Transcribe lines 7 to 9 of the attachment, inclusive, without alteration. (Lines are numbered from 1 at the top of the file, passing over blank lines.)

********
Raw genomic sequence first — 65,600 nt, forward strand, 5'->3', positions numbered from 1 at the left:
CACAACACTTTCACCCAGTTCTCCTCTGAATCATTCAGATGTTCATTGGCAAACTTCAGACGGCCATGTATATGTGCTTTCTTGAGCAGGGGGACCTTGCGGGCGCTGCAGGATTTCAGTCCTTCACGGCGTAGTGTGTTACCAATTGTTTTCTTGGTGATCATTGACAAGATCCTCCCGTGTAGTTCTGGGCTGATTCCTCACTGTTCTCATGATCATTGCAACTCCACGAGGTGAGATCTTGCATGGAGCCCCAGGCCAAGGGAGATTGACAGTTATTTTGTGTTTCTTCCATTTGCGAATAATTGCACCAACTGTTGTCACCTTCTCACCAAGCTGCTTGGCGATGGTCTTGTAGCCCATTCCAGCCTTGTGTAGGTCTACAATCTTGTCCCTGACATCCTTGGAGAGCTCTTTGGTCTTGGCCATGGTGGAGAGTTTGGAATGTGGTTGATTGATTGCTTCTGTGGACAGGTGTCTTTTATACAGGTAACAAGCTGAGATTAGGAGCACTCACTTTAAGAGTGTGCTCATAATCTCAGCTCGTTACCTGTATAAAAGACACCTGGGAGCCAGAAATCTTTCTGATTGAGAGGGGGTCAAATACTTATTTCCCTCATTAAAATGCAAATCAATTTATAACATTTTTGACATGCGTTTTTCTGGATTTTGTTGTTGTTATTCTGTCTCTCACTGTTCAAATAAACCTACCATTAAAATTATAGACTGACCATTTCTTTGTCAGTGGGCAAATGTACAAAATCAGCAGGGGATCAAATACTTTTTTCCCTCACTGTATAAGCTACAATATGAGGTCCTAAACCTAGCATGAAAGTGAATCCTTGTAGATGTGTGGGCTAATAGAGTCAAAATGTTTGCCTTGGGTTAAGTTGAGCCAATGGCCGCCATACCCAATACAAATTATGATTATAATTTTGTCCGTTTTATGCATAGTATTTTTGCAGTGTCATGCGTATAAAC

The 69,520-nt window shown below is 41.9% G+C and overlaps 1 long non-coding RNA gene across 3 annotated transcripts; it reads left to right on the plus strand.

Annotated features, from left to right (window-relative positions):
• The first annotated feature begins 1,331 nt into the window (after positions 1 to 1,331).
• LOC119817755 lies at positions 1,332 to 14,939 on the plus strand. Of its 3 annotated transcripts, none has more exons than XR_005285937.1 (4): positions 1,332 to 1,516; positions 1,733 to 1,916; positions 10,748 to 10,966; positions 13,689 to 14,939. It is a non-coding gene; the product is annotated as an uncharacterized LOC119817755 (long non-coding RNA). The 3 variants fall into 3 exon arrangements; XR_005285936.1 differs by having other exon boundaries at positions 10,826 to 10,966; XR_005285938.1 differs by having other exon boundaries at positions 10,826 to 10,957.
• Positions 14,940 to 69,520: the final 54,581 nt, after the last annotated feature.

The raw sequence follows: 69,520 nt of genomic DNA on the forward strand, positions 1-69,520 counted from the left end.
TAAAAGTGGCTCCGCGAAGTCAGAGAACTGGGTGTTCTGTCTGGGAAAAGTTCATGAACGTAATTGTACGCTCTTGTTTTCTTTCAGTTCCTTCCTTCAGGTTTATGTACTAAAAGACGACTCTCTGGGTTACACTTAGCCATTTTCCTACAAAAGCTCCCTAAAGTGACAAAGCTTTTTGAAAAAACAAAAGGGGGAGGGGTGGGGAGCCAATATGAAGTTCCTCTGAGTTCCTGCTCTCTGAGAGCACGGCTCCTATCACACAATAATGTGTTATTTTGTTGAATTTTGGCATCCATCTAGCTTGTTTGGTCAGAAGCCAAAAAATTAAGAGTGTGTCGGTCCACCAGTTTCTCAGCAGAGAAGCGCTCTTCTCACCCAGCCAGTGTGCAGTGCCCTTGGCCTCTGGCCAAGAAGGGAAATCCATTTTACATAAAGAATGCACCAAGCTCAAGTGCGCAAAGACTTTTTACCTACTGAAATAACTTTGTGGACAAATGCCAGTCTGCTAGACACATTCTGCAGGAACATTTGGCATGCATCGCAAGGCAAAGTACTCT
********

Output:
• Positions 14,940 to 69,520: the final 54,581 nt, after the last annotated feature.

The raw sequence follows: 69,520 nt of genomic DNA on the forward strand, positions 1-69,520 counted from the left end.
TAAAAGTGGCTCCGCGAAGTCAGAGAACTGGGTGTTCTGTCTGGGAAAAGTTCATGAACGTAATTGTACGCTCTTGTTTTCTTTCAGTTCCTTCCTTCAGGTTTATGTACTAAAAGACGACTCTCTGGGTTACACTTAGCCATTTTCCTACAAAAGCTCCCTAAAGTGACAAAGCTTTTTGAAAAAACAAAAGGGGGAGGGGTGGGGAGCCAATATGAAGTTCCTCTGAGTTCCTGCTCTCTGAGAGCACGGCTCCTATCACACAATAATGTGTTATTTTGTTGAATTTTGGCATCCATCTAGCTTGTTTGGTCAGAAGCCAAAAAATTAAGAGTGTGTCGGTCCACCAGTTTCTCAGCAGAGAAGCGCTCTTCTCACCCAGCCAGTGTGCAGTGCCCTTGGCCTCTGGCCAAGAAGGGAAATCCATTTTACATAAAGAATGCACCAAGCTCAAGTGCGCAAAGACTTTTTACCTACTGAAATAACTTTGTGGACAAATGCCAGTCTGCTAGACACATTCTGCAGGAACATTTGGCATGCATCGCAAGGCAAAGTACTCT